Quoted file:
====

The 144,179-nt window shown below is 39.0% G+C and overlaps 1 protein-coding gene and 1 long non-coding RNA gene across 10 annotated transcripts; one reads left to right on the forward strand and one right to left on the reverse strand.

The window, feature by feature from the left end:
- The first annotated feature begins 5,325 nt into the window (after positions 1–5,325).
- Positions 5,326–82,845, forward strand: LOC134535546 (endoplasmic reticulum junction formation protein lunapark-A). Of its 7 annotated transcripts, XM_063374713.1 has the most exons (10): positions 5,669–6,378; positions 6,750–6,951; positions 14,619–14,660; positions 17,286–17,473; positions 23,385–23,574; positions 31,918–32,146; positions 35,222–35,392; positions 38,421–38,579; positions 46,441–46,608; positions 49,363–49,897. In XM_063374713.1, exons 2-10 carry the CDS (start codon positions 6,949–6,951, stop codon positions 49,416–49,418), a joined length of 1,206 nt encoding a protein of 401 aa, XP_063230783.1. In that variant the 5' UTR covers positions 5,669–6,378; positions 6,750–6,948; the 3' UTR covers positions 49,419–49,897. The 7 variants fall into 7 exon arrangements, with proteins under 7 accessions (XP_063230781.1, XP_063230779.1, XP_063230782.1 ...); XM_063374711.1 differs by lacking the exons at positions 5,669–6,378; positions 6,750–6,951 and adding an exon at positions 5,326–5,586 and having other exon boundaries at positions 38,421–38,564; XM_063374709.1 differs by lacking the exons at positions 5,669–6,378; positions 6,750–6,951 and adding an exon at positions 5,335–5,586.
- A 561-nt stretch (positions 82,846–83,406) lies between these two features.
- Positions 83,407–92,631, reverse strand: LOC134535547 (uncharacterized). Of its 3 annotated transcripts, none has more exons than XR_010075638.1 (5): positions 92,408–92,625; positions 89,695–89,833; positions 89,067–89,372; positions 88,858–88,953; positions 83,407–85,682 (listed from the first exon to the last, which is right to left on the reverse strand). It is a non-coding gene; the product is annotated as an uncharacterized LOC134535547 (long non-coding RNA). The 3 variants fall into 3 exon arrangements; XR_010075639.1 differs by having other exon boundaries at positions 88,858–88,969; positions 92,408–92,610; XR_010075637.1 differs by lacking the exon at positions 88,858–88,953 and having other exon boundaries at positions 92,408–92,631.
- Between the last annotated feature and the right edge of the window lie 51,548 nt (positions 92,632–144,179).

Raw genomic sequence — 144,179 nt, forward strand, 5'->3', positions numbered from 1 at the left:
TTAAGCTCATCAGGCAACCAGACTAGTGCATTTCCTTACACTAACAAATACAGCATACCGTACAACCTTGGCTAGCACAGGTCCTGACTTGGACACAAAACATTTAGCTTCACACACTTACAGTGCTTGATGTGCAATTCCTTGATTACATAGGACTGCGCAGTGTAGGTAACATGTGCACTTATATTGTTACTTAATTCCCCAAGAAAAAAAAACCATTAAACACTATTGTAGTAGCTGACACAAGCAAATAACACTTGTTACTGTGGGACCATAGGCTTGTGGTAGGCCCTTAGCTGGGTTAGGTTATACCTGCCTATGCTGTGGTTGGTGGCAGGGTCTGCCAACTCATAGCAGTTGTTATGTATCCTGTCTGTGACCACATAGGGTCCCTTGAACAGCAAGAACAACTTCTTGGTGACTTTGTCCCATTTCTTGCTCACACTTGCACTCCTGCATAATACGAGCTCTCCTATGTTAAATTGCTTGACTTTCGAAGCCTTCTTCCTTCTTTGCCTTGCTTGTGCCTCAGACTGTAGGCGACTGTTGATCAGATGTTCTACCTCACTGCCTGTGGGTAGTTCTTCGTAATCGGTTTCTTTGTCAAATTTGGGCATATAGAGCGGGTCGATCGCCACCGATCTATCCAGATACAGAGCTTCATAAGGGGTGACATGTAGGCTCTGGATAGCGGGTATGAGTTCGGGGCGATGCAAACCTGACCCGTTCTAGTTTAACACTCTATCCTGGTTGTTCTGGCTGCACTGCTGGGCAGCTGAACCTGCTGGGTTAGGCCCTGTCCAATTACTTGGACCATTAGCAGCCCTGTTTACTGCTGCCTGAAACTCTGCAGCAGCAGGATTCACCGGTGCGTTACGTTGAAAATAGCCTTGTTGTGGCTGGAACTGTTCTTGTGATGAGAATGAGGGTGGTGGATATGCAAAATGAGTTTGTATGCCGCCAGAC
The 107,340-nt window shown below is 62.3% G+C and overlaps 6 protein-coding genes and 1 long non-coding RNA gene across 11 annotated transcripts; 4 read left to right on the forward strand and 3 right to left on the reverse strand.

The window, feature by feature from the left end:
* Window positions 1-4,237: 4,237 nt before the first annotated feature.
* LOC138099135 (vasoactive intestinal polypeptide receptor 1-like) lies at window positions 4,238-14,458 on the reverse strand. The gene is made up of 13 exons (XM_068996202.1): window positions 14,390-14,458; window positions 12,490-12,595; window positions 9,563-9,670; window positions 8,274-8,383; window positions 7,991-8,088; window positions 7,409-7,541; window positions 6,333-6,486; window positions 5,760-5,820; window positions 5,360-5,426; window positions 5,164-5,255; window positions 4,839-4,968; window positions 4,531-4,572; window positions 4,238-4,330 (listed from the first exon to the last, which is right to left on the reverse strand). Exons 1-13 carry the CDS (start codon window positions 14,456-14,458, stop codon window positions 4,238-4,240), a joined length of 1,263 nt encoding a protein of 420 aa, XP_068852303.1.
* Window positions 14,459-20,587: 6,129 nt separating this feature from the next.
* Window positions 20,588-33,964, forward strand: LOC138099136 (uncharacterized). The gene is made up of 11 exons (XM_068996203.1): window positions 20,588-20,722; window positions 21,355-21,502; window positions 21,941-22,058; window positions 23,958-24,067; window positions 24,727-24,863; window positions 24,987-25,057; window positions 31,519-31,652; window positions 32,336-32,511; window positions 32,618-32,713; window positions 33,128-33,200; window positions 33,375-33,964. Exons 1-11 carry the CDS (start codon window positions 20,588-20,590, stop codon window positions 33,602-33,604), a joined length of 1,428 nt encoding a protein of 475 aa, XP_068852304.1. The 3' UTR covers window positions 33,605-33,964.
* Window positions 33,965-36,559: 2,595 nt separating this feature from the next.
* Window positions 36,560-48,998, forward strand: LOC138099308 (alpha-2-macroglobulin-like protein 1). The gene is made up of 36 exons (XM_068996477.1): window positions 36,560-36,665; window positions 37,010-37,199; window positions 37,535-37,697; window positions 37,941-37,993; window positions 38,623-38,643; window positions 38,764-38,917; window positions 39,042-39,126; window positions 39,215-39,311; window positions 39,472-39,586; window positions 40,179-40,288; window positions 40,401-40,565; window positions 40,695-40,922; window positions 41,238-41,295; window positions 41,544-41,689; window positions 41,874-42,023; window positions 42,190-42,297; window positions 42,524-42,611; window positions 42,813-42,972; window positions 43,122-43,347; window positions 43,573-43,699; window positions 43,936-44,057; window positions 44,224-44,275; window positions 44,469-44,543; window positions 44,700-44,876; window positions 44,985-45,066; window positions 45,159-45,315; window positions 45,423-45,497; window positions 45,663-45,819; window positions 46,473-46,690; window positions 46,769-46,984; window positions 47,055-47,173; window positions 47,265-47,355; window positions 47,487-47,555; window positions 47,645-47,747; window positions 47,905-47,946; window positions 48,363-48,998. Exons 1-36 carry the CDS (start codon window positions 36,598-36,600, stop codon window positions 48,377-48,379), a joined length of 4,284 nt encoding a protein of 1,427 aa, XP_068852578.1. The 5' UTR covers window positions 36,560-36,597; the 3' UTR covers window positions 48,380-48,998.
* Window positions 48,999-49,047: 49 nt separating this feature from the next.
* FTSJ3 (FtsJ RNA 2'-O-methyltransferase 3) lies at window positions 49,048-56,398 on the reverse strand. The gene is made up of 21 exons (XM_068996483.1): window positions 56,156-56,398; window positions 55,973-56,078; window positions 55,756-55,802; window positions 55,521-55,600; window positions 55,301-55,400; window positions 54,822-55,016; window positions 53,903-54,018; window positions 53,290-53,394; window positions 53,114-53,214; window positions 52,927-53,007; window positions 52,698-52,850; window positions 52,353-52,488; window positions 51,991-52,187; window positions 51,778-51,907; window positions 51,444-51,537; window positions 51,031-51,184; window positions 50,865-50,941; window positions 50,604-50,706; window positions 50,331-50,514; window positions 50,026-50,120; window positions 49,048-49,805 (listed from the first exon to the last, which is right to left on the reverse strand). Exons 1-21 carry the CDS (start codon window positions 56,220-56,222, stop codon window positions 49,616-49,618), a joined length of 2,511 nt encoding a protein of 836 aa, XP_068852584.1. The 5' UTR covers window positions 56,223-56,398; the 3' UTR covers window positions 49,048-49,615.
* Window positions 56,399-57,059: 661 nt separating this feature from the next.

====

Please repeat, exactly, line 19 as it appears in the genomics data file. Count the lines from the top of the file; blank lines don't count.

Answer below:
* FTSJ3 (FtsJ RNA 2'-O-methyltransferase 3) lies at window positions 49,048-56,398 on the reverse strand. The gene is made up of 21 exons (XM_068996483.1): window positions 56,156-56,398; window positions 55,973-56,078; window positions 55,756-55,802; window positions 55,521-55,600; window positions 55,301-55,400; window positions 54,822-55,016; window positions 53,903-54,018; window positions 53,290-53,394; window positions 53,114-53,214; window positions 52,927-53,007; window positions 52,698-52,850; window positions 52,353-52,488; window positions 51,991-52,187; window positions 51,778-51,907; window positions 51,444-51,537; window positions 51,031-51,184; window positions 50,865-50,941; window positions 50,604-50,706; window positions 50,331-50,514; window positions 50,026-50,120; window positions 49,048-49,805 (listed from the first exon to the last, which is right to left on the reverse strand). Exons 1-21 carry the CDS (start codon window positions 56,220-56,222, stop codon window positions 49,616-49,618), a joined length of 2,511 nt encoding a protein of 836 aa, XP_068852584.1. The 5' UTR covers window positions 56,223-56,398; the 3' UTR covers window positions 49,048-49,615.